More 16th Century Blackwork Fill-in Pattern Analysis

Oh my, I haven’t posted in a few days. It’s nearly Halloween – my favorite time of year. I’ve been, among other things, having fun with the kids. We were invited to one of their teen friend’s Halloween themed birthday party, and so I decided it would be the perfect occasion to go as something really scary. Unfortunately, I didn’t count on a side-trip to Walmart  for the friend I was riding with to pick something up. Let’s just sum it up and say that children screamed, I felt bad, and you may see me on the People of Walmart page.


Now on to the other fun stuff.

I’ve been continuing work on my needle case. It’s slow going, but my repeats are more consistent and I am picking up a bit of speed.

Blackwork Needle-case as of 10-21

The ruler should give some perspective on the size. Each repeat is about 1 cm by 1 cm. That’s a-lot of tiny stitches. It’s based off a pattern I analyzed here: https://maniacalmedievalist.wordpress.com/2012/10/11/analyzing-and-recreating-blackwork-fill-in-patterns/

I’ve also been analyzing other blackwork fill-in patterns from 16th century pieces. I have two more from the same piece as pattern #1 (see needle-case above). It’s an English 16th century pillow-cover  from the Falkland Collection at  Victoria & Albert Museum http://collections.vam.ac.uk/item/O317803/pillow-cover.

16th century pillow-cover from the Falkland Collection at Victoria & Albert Museum.

This little piece here:

16th Century Blackwork Fill-i9n Pattern 2

can be done in either direction.  It’s a really easy pattern, but the simplicity doesn’t mean that it isn’t very nice when used. It reminds me of seeds on a strawberry. The pattern itself is simple to recreate – alternating dashes.

Blackwork Fill-in Pattern #2

My third fill-in pattern is the last one from the same pillow-cover. It’s more complex than the one above, but it’s still fairly simple – diamonds and stars.

16th Century Blackwork Fill-in Pattern #3

My analysis may have an error, but I like it my way. If you look near the upper right corner, you can see that the diamond has a vertical line going through it connecting the center to the stars above and below, but I like it better with the space open.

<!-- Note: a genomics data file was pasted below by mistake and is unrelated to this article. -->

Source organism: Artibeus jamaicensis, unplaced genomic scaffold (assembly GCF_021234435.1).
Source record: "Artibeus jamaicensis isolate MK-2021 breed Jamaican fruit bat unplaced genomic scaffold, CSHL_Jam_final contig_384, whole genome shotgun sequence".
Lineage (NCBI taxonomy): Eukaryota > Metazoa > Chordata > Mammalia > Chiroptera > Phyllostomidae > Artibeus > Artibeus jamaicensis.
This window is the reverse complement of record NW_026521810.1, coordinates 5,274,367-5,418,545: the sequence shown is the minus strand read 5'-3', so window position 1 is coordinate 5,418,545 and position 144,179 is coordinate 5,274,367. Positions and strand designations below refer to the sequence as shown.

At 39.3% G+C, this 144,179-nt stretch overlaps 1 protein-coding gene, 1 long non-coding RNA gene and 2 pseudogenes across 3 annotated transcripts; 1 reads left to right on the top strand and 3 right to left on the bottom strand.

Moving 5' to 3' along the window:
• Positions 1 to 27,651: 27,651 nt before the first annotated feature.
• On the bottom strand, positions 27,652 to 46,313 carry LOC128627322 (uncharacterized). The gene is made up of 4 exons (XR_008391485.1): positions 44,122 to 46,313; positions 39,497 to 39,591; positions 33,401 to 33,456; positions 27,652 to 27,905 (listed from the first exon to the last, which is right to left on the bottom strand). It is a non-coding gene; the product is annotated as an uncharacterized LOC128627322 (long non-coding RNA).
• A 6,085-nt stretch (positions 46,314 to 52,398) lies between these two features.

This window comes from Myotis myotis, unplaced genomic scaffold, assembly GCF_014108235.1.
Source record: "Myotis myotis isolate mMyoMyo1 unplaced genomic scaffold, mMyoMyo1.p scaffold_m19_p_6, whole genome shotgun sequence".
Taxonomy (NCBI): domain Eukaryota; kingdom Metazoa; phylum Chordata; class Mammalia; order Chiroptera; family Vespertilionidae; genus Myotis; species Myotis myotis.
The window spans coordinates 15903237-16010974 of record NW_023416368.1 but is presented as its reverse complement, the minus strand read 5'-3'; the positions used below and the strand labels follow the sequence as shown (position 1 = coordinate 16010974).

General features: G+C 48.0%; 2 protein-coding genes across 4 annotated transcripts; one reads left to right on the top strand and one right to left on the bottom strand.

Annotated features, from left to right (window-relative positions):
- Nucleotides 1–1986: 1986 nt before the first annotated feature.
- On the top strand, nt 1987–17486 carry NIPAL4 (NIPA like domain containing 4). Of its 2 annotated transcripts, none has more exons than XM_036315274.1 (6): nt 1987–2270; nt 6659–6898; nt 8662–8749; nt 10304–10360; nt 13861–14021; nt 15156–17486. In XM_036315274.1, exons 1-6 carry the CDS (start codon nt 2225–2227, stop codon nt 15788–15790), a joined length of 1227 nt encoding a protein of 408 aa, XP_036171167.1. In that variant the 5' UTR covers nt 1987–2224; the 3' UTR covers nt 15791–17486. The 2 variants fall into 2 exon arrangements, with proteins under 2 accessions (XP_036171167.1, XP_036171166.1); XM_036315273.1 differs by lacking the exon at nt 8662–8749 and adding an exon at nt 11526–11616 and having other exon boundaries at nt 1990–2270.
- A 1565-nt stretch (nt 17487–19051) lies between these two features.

16th Century Blackwork Fill-in Pattern #3

I’m hoping to finish up my the embroidery on my needlecase this week. I clamor about the time it is taking, but I need to realize that it’s not the project I’m working on but learning the art. Learning a new art does take time.

6 thoughts on “More 16th Century Blackwork Fill-in Pattern Analysis

  1. I wondered what the connection was with blackwork when wordpress brought up the pic.

    its a good look on you. I can’t see why it would end up on people of walmart, it looks waaaay more attractive than most of the people I saw when I last looked there!

  2. Julie says:

    Actually, your second pattern is a seed stitch fill, which is not so much patterned as a small straight stitch here and there. With density of placement contributing to shading in pieces.

  3. thanks for such a great post and the review, i am totally impressed! keep stuff like this coming. lista de emails lista de emails lista de emails lista de emails lista de emails

Leave a Reply

Fill in your details below or click an icon to log in:

WordPress.com Logo

You are commenting using your WordPress.com account. Log Out / Change )

Twitter picture

You are commenting using your Twitter account. Log Out / Change )

Facebook photo

You are commenting using your Facebook account. Log Out / Change )

Google+ photo

You are commenting using your Google+ account. Log Out / Change )

Connecting to %s